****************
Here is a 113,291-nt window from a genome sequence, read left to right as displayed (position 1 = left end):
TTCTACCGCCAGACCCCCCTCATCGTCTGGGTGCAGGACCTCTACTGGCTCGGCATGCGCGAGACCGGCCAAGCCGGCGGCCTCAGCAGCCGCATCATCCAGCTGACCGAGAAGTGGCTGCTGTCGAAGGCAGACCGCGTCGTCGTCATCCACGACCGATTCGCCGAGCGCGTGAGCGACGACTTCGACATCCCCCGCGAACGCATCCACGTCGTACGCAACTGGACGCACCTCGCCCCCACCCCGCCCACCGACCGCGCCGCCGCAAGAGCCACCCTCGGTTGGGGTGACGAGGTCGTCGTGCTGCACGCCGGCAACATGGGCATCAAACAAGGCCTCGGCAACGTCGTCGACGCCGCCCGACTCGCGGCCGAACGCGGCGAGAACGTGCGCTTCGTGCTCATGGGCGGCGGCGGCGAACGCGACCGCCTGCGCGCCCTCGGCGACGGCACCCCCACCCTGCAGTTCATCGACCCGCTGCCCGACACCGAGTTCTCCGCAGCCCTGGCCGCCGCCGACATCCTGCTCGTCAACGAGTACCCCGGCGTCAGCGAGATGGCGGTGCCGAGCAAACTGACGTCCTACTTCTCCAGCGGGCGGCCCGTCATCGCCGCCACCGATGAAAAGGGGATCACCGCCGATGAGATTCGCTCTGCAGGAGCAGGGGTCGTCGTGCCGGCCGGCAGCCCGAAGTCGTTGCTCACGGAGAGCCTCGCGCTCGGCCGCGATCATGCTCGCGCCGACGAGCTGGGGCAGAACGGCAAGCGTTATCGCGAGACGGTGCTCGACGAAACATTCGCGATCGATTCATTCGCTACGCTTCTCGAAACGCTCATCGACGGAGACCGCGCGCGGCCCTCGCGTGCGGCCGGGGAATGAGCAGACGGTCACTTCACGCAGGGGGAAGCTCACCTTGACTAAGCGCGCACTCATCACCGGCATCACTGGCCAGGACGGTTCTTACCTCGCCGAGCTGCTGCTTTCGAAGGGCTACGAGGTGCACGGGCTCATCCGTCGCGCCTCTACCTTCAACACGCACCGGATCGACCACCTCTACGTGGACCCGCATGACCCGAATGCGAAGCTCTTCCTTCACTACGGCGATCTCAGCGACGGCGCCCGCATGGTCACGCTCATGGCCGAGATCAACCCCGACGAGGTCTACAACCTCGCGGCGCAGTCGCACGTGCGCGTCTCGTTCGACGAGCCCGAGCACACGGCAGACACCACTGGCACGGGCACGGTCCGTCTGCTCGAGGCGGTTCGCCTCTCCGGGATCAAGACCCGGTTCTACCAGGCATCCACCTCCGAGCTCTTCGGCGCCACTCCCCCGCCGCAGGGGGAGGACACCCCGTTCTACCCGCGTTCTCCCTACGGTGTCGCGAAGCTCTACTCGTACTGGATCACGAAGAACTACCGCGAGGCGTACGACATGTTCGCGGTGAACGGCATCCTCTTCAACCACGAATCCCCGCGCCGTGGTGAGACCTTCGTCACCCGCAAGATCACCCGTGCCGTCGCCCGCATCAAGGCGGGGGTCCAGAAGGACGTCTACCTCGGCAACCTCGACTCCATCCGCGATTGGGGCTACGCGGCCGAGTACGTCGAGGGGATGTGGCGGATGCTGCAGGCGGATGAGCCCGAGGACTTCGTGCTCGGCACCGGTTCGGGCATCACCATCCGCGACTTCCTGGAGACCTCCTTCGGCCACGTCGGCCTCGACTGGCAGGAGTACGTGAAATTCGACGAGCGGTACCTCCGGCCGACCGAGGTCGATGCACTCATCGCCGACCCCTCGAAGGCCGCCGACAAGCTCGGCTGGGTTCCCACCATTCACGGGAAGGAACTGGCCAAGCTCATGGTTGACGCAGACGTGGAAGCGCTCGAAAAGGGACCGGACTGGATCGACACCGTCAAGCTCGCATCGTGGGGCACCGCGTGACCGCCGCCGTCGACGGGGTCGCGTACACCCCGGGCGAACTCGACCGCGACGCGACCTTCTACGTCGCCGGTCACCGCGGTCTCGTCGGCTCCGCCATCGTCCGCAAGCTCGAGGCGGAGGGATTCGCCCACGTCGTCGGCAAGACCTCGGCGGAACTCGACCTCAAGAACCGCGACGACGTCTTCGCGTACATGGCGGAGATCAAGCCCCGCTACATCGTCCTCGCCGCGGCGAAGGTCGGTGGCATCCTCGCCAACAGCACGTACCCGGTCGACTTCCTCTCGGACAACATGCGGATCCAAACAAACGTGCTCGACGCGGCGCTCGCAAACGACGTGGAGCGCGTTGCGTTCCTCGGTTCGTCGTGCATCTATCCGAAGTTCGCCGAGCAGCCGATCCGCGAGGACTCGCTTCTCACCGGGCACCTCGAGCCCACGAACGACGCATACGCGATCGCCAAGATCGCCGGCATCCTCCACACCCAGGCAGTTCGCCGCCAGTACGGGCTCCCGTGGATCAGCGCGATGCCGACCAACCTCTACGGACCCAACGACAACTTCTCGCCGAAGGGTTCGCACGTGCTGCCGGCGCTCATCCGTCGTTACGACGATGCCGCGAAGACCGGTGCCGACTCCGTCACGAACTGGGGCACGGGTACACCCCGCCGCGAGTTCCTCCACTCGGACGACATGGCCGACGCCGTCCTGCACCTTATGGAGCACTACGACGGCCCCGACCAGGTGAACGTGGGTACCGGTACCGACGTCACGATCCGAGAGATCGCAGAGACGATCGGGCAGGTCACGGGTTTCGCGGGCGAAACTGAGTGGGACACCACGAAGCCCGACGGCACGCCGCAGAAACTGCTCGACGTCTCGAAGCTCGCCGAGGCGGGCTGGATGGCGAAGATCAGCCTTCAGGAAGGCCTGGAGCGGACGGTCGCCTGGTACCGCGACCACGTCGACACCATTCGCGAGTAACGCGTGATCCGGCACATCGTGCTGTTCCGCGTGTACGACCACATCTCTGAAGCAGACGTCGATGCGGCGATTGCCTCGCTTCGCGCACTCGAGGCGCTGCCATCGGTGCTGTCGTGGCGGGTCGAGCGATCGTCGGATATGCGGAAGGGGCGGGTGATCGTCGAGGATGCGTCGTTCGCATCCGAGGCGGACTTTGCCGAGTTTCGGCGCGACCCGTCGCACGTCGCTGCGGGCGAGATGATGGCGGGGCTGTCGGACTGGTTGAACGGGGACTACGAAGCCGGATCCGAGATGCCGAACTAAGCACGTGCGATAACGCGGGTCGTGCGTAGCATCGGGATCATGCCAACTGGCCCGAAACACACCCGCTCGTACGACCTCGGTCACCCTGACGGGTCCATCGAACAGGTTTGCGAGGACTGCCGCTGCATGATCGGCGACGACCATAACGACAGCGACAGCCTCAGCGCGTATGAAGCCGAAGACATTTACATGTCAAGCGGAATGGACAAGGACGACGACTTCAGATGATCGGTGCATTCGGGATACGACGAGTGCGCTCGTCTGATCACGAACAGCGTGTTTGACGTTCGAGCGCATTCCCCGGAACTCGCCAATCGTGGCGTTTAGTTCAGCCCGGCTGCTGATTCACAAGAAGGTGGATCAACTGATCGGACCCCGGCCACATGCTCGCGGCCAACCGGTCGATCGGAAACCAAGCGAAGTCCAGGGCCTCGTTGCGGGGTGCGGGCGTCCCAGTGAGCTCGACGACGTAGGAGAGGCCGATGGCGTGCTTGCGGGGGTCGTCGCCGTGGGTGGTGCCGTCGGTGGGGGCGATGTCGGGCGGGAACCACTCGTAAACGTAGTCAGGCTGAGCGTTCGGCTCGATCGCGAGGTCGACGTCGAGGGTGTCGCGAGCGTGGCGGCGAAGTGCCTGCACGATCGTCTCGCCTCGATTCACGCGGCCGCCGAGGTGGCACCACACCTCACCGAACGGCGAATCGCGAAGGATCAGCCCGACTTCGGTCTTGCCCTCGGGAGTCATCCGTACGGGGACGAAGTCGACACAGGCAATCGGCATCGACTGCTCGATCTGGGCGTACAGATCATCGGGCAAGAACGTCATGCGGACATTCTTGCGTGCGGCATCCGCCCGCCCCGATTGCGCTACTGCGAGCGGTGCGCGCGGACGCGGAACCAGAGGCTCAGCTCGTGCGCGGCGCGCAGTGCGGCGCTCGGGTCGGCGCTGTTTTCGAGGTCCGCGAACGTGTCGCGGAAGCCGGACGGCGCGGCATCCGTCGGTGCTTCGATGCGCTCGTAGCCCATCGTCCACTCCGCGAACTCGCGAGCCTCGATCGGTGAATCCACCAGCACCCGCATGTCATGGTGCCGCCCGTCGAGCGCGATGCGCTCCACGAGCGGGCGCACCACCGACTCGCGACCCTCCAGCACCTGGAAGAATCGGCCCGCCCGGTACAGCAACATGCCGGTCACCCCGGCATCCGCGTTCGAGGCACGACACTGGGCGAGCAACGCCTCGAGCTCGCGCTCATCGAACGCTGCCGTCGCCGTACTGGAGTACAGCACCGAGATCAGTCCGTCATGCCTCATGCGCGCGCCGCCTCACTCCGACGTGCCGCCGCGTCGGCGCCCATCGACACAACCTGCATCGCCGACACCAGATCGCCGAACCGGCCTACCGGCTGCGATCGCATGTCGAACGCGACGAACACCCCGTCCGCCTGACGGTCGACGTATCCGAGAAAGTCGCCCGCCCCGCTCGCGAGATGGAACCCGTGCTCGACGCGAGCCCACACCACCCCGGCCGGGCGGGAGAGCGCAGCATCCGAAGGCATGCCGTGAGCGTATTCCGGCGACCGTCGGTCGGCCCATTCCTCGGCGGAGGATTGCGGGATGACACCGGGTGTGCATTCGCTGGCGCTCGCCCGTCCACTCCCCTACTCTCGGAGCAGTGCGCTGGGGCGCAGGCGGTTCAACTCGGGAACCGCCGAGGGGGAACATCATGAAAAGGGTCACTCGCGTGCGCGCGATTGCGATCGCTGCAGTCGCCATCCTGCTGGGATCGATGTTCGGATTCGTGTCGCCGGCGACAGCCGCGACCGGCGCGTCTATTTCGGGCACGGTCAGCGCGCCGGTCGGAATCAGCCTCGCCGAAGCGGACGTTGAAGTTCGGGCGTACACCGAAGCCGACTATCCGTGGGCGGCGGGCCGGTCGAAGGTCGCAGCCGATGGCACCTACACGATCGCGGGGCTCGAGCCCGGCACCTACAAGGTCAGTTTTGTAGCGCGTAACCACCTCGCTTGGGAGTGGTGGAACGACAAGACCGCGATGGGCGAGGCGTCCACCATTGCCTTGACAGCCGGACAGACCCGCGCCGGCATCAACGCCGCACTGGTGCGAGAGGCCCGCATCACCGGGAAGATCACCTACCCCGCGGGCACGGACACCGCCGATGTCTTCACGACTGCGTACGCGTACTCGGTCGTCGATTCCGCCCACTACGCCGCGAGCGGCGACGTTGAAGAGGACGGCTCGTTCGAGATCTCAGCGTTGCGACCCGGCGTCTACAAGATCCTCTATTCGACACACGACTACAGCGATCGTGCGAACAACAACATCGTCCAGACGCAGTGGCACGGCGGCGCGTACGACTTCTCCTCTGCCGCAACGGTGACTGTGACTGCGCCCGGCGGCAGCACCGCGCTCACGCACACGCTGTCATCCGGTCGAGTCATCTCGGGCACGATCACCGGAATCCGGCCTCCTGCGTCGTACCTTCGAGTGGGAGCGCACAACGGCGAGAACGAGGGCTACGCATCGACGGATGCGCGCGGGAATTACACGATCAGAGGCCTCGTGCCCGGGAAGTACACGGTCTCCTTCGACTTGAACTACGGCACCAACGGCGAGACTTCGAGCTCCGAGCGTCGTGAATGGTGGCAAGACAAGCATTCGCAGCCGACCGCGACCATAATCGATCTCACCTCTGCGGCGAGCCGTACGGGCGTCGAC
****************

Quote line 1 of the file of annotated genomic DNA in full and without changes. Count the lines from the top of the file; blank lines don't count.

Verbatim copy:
Here is a 113,291-nt window from a genome sequence, read left to right as displayed (position 1 = left end):